Being pure does not mean you have to live in a bubble. Last week, my blog post was about how purity is a process, not some point you can’t cross. If that’s true, that means that even if you know things or have experienced things that maybe you shouldn’t, that doesn’t necessarily make you less pure.
The Wrong Idea
There’s this idea out there, especially among some Christians (and especially, especially among Christian, homeschooled/sheltering type parents) that if we protect our kids and ourselves from the world, we can keep them pure. If they never learn what sex is, they can’t have it. If they never hear strong language, they can’t use it. That’s not really true and it rarely (if ever works). After all, have you ever seen one of those shows where Amish kids go crazy?
You can keep you and your kids naïve, but being naïve is not the same as being pure. Equating naiveté with being pure is the same as equating purity with virginity. You end up with a point that can’t be crossed and if you cross it, too bad for you, you’ll never be that pure again.
There’s a Time for Naiveté
Being naïve is really just being ignorant. You don’t know what you don’t know. We all start out naïve, and to some extent, that’s a good thing. You have grow up a little before you can handle the knowledge of some things in life. Knowledge requires responsibility.
That’s why we try to keep young children from learning too much about sex and violence. They don’t have the ability to process those things. Having too much knowledge without the capacity to process it can be really damaging. When children are exposed to porn or violence, there are often serious consequences and damages in that child’s life.
However, we have to make sure we (and our kids) have enough knowledge at every point in life to be able to recognize sin and wrongdoing. We tell kids that they should tell their parents if someone ever touches them in certain places. We tell them this so that predators don’t take advantage of their naiveté.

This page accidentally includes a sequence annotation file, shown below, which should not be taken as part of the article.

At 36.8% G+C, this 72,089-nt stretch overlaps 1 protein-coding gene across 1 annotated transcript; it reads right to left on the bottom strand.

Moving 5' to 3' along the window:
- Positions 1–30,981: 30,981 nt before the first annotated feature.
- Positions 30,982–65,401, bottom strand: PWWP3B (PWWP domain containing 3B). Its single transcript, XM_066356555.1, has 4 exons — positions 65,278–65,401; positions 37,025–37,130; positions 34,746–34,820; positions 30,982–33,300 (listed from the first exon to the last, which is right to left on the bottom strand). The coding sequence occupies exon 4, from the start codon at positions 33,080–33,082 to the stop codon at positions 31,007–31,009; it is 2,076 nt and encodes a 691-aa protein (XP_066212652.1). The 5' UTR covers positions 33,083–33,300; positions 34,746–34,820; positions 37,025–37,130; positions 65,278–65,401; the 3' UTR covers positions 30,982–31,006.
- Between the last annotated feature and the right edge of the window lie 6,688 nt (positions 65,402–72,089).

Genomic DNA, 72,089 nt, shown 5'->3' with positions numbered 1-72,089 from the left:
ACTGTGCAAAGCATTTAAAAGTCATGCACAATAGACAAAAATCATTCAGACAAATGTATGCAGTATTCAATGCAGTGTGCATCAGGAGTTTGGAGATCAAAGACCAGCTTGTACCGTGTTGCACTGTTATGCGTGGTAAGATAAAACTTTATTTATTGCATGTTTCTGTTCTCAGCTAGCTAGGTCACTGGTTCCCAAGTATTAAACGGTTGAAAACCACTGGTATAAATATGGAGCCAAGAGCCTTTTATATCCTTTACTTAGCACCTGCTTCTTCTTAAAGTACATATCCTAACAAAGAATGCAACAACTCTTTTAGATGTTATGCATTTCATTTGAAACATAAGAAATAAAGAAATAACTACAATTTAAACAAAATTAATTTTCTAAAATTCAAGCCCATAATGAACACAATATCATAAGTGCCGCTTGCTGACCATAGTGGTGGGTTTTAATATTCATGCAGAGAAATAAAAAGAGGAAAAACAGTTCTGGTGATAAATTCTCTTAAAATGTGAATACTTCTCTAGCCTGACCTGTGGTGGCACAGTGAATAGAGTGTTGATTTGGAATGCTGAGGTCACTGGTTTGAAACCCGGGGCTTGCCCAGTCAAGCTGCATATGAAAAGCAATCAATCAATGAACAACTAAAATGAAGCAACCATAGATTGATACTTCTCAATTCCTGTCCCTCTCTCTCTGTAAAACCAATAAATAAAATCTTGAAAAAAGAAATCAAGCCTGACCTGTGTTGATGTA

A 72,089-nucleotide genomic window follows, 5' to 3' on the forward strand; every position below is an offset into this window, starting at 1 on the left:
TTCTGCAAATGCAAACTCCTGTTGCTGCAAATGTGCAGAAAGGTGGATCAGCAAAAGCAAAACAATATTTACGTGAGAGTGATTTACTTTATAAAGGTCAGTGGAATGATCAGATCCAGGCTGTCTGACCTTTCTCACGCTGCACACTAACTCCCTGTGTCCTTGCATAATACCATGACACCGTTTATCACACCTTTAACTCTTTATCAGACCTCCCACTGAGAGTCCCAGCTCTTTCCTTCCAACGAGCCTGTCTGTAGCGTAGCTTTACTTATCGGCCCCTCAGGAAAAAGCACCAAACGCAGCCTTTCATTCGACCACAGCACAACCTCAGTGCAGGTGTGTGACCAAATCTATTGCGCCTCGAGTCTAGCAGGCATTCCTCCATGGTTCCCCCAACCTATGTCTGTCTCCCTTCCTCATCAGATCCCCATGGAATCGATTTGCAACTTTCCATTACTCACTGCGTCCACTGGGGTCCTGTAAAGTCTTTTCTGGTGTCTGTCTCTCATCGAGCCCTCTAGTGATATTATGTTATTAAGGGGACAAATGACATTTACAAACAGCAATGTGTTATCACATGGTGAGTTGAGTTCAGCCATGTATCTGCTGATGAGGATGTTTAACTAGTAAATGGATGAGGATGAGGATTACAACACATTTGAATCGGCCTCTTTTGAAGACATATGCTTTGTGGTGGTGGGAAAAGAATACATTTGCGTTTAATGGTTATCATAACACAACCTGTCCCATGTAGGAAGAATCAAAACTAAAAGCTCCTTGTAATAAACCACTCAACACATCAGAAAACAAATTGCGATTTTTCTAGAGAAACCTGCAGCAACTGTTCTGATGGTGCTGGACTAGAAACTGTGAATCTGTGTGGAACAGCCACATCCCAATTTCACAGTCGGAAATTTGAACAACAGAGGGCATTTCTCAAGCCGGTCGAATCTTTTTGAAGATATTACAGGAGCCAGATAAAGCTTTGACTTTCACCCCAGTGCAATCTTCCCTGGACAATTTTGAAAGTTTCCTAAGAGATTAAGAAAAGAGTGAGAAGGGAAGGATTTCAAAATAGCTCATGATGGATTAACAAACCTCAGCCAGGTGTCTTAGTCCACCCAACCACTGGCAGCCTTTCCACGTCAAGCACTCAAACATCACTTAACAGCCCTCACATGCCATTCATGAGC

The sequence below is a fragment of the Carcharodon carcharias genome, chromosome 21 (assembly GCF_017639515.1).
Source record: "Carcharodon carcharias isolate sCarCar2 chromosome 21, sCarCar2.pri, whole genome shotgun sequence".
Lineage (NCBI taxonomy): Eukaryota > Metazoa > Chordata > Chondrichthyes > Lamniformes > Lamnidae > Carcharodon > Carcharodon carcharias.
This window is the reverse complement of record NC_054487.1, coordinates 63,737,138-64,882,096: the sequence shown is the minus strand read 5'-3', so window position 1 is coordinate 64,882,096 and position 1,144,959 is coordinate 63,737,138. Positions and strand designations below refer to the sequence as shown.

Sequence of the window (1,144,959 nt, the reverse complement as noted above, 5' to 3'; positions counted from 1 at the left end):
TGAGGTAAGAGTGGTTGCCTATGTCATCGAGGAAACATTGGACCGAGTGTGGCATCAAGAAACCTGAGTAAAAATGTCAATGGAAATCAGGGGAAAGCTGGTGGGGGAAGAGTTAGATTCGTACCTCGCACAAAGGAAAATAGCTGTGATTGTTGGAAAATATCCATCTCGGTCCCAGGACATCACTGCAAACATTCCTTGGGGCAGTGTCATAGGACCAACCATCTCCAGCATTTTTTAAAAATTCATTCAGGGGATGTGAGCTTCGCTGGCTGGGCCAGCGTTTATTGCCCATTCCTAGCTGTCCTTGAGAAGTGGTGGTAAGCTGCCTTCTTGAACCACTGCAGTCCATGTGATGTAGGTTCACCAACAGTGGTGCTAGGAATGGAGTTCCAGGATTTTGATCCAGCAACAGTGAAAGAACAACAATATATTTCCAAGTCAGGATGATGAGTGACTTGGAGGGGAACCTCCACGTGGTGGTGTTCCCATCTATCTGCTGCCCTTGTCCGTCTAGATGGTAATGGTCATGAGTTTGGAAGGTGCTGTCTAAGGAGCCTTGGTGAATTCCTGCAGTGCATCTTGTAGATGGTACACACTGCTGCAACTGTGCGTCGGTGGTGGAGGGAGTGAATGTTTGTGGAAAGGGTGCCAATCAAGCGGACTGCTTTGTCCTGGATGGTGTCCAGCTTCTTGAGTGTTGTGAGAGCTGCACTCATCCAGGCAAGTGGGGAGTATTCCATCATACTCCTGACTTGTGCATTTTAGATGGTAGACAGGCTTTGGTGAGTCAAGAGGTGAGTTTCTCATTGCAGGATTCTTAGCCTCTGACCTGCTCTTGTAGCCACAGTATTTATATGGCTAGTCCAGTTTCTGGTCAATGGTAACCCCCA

You Have to Know What Sin Is to Avoid It
As you grow, at appropriate times, you should be exposed to the evil and temptations of the world, otherwise you’ll have no knowledge of if they’re wrong or how to fight them if they are. To some extent, that’s what the Bible is for. It tells us what things are sinful and wrong and should be avoided.
In Romans 7:7, Paul talks about this. He says, “I would not have known what sin was had it not been for the law. For I would not have known what coveting really was if the law had not said, ‘You shall not covet.’” Without the law, Paul would be naïve when it comes to coveting. The law shows him this is what coveting is and it’s wrong. You shouldn’t do it. Without that knowledge, Paul could potentially be doing something sinful without knowing it.
That’s why church is so important too. At church, we meet with others and through sermons, classes, and small groups focusing on the Bible, we (hopefully) discuss what sorts of things please God and what sorts of things don’t. We work together with one another and the Holy Spirit to do the things that are pleasing and avoid the things that aren’t.
We need to talk about sin because otherwise we won’t know what things are sinful. Teens and young adults and all adults really should be taught that sex outside of marriage is bad and that pornography is damaging (among other things). Otherwise, we’ll just go along with what the world says about those things. To have those conversations, sometimes we have to “ruin” someone’s naiveté. I think that’s okay.